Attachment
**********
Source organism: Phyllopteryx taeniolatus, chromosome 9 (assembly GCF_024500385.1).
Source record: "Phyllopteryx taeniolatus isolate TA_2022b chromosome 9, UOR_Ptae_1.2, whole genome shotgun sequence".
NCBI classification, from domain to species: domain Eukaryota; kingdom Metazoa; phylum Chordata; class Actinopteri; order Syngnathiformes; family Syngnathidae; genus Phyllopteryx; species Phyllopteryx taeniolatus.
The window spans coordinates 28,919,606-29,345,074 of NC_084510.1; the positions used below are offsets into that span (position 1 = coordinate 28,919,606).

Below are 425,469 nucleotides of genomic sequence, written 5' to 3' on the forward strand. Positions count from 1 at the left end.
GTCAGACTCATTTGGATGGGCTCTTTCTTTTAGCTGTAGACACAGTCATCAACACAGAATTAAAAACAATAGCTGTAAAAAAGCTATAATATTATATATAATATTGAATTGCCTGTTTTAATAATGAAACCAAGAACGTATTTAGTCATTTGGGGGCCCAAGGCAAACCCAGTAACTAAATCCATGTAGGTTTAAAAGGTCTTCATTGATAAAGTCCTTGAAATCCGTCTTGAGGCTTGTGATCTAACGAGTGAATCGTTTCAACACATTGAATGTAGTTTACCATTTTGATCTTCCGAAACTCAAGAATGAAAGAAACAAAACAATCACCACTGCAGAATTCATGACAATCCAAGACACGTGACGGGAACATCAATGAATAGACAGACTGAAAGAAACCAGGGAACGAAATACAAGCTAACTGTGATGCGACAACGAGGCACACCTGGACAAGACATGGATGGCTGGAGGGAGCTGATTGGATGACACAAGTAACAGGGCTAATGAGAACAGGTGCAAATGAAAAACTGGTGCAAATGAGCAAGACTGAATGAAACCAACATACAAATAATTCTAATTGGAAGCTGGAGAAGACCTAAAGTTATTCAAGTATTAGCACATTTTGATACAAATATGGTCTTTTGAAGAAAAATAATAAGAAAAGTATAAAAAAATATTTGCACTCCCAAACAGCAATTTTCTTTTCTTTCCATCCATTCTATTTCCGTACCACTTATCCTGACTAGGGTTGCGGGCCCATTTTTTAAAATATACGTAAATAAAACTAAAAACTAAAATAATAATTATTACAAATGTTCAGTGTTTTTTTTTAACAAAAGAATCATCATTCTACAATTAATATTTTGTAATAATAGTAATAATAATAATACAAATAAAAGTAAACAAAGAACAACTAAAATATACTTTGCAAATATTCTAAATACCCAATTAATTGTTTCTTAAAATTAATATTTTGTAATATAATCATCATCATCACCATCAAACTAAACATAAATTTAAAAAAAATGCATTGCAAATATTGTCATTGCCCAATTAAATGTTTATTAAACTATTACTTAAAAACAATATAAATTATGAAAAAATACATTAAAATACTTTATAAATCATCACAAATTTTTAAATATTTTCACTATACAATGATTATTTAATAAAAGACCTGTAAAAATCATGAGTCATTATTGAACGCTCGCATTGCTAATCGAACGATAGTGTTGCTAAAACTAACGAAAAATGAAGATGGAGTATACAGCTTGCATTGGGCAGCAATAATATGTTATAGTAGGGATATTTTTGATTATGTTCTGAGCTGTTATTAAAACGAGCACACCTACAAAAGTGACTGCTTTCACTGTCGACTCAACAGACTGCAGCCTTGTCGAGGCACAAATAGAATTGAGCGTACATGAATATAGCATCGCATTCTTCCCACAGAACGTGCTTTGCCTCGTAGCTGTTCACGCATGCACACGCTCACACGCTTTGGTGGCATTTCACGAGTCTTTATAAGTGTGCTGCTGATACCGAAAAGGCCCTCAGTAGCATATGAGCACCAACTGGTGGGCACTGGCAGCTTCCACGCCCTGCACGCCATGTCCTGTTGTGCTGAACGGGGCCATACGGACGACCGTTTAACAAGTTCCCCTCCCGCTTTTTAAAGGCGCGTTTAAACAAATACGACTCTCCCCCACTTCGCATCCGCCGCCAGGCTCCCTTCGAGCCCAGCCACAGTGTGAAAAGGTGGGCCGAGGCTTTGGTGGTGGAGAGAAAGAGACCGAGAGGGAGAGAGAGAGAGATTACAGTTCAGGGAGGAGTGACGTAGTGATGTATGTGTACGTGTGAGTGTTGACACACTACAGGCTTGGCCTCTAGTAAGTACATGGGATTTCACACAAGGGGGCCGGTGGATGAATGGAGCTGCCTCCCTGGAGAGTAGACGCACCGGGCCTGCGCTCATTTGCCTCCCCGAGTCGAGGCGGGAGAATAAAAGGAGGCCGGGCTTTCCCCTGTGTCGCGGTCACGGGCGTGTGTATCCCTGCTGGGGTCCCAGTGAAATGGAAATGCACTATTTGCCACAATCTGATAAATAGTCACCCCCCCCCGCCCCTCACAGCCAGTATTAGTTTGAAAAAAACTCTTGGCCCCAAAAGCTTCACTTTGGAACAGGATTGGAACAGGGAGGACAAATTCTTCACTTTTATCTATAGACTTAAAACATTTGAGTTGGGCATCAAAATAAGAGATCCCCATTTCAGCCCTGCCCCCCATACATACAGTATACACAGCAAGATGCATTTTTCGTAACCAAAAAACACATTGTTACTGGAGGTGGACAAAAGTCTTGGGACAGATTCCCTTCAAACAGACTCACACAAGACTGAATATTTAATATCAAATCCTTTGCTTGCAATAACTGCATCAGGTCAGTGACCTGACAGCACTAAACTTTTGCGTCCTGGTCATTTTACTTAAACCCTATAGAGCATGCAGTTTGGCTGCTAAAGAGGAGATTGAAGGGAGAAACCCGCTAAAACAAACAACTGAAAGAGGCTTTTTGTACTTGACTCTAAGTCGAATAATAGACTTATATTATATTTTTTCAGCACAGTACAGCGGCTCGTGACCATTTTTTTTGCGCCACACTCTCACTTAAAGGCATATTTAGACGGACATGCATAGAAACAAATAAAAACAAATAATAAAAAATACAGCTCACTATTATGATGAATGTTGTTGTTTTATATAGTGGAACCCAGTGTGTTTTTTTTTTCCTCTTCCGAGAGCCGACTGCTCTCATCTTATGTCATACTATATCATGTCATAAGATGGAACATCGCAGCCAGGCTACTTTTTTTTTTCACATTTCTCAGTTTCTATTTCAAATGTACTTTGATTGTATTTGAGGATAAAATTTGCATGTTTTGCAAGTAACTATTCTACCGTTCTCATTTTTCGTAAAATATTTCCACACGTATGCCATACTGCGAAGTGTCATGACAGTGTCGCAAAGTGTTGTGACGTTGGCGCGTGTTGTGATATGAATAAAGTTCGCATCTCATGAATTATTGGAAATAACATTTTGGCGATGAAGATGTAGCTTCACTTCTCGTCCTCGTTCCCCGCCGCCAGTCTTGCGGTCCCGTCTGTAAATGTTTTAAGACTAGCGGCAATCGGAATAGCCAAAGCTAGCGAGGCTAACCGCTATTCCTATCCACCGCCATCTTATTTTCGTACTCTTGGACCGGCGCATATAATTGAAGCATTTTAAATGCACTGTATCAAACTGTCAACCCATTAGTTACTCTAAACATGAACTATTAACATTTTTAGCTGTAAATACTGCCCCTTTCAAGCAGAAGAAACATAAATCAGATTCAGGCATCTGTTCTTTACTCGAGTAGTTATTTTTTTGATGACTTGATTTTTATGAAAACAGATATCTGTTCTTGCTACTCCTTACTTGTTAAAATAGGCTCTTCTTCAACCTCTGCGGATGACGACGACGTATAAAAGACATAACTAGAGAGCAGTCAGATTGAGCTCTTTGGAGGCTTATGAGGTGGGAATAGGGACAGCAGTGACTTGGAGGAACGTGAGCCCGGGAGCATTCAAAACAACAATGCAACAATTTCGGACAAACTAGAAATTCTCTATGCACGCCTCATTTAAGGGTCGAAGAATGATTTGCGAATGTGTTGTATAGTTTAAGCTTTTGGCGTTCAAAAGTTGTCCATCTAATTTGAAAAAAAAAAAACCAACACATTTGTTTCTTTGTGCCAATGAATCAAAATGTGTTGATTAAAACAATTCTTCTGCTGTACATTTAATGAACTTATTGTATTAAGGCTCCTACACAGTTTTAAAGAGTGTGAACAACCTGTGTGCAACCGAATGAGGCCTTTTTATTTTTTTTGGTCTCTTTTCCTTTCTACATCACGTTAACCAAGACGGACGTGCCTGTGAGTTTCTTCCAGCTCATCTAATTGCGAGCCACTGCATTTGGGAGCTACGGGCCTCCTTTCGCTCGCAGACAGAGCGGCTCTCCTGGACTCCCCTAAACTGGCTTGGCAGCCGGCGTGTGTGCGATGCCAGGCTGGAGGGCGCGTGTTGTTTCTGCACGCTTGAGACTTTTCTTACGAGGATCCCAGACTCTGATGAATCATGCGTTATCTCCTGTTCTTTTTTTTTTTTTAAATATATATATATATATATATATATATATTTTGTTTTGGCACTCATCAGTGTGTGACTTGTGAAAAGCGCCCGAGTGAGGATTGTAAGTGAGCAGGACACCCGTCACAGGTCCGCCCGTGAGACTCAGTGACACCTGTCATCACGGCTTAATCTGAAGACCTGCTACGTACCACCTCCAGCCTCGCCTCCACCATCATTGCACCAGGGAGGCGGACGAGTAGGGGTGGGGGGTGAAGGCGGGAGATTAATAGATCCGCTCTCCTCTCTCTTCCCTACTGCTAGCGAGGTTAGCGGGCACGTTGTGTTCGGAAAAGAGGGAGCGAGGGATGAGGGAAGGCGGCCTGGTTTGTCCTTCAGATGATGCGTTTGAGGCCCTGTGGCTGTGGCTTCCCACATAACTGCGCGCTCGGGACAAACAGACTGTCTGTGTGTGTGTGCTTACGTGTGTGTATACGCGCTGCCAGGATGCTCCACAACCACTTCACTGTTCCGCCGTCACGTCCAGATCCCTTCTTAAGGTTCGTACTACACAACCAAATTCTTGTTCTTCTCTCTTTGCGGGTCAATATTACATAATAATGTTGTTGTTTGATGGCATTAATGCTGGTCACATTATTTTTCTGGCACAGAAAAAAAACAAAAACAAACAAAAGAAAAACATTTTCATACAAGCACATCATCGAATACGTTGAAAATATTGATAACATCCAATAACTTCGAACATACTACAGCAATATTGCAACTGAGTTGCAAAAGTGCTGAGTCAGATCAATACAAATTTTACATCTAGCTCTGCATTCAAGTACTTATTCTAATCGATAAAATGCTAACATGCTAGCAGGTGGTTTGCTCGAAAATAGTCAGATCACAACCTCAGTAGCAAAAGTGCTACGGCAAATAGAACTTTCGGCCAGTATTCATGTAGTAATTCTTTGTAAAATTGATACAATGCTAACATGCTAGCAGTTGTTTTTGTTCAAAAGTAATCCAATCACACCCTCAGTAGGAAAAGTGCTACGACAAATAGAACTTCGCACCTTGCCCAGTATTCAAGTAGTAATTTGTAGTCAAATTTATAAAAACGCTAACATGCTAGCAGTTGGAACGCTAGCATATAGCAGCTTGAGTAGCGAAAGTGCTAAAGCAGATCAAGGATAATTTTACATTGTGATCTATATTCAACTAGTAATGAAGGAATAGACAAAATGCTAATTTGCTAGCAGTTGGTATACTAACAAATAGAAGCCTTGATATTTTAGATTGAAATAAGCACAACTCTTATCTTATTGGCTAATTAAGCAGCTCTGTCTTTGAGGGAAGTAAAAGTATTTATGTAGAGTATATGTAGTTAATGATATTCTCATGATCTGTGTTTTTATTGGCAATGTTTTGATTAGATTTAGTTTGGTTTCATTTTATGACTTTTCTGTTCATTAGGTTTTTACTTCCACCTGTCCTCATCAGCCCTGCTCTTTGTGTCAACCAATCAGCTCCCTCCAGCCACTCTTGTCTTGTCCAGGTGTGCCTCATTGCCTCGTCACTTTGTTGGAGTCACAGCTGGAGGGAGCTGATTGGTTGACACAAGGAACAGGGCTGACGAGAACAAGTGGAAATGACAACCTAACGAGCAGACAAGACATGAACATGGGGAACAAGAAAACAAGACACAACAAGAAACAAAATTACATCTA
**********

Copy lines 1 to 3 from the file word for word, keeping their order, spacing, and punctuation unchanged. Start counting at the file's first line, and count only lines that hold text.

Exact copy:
Source organism: Phyllopteryx taeniolatus, chromosome 9 (assembly GCF_024500385.1).
Source record: "Phyllopteryx taeniolatus isolate TA_2022b chromosome 9, UOR_Ptae_1.2, whole genome shotgun sequence".
NCBI classification, from domain to species: domain Eukaryota; kingdom Metazoa; phylum Chordata; class Actinopteri; order Syngnathiformes; family Syngnathidae; genus Phyllopteryx; species Phyllopteryx taeniolatus.